Kelsie Woodman-Bodden, a 22-year-old accountant, won the Miss World Cayman title at the Harquail Theatre Saturday night.
The George Town beauty, who works at PricewaterhouseCoopers, received awards for Best In Gown and Miss Photogenic. Ms. Woodman-Bodden also won a $70,000 scholarship from the Cayman Islands government.
She was among four contestants taking part in the pageant, and will represent the Cayman Islands at the Miss World contest in Sanya, southern China, on Dec. 8.
Nateisha Foster received first runner-up, Best Smile and Miss Top Model. Zorina McCoon won second runner-up and Roseanne Myles won third runner-up, Best In Sport and the Miss Congeniality title.
Ms. Woodman-Bodden said the pageant was an experience that could not be relived.
“For me, it was a bit weird because I was calm the entire time, which I was not expecting. I thought I would be really nervous,” she said. “I tried to keep my nerves in check because if I was nervous I could not perform as well as I wanted to,” she said speaking by phone to the Cayman Compass on Monday.
She thinks all the young women, who underwent two months of training, did an amazing job.
“I have always wanted to represent our country as Miss Cayman and to be able to enter the Miss World Cayman pageant, and winning the crown was like a dream come true for me,” she said.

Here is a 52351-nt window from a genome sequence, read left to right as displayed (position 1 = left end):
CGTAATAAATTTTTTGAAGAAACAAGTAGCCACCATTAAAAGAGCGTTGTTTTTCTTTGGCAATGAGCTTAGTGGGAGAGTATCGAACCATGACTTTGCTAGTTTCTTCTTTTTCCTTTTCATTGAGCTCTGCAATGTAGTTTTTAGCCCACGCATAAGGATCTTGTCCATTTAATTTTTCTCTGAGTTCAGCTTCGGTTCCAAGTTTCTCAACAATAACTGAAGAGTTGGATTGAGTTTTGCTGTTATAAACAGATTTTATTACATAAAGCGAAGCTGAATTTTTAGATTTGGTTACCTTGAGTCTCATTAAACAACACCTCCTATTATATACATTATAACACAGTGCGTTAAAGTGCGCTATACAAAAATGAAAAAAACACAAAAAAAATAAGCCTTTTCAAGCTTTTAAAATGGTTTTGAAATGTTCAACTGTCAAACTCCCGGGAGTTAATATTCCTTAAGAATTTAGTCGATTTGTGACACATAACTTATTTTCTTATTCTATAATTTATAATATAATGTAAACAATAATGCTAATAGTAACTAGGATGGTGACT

She liked that Miss World Cayman focused on beauty with a purpose. “It’s not just being beautiful on the inside but doing something with your beauty to impact the environment and using your voice to stand up for those who can’t stand up for themselves,” she said.
During the question-and-answer segment of the pageant, each contestant shared their views on what they thought about neighboring Caribbean islands legislating to ban single-use plastic and what Cayman could do to preserve its islands in a similar fashion.
“Research has shown that by the year 2050, our oceans will be as polluted, with the same amount of plastic as marine life. As an island that prides itself on our unique experience in the water, our oceans and our marine life, I feel as though they should follow in the footsteps of our neighbors Grenada and Jamaica in banning the use of single-use plastic here in Cayman,” Ms. Woodman-Bodden said in her answer.
She said she hopes to represent the Cayman Islands at the Miss World pageant in China to the best of her abilities.
At Saturday’s event, she was crowned by Miss World Cayman Islands 2017 Kristin Amaya.
“It was a great show. It flowed really nicely and that was because of the help of Centre Pointe Dance Studio and stage manager Sophie Gough,” said Pamela Ebanks-Small, director of the Miss World Cayman pageant.
The show, which had about 250 people in attendance, opened with a dance number called “Elements” which reflected the environment, she said.
Each contestants represented an element – earth, fire, wind and water.
Contestants also competed for a top model spot in a choreographed 1950s-style segment, along with other entertainment.
Ms. Ebanks-Small said the company which operates the Miss World Cayman Islands competition would stage a program called “Girl Power,” for women and girls between the ages of 15 and 25 “to teach them etiquette, speaking, helping them with schooling, in the hopes [that] these girls will enter the Miss World Cayman when they … come of age.”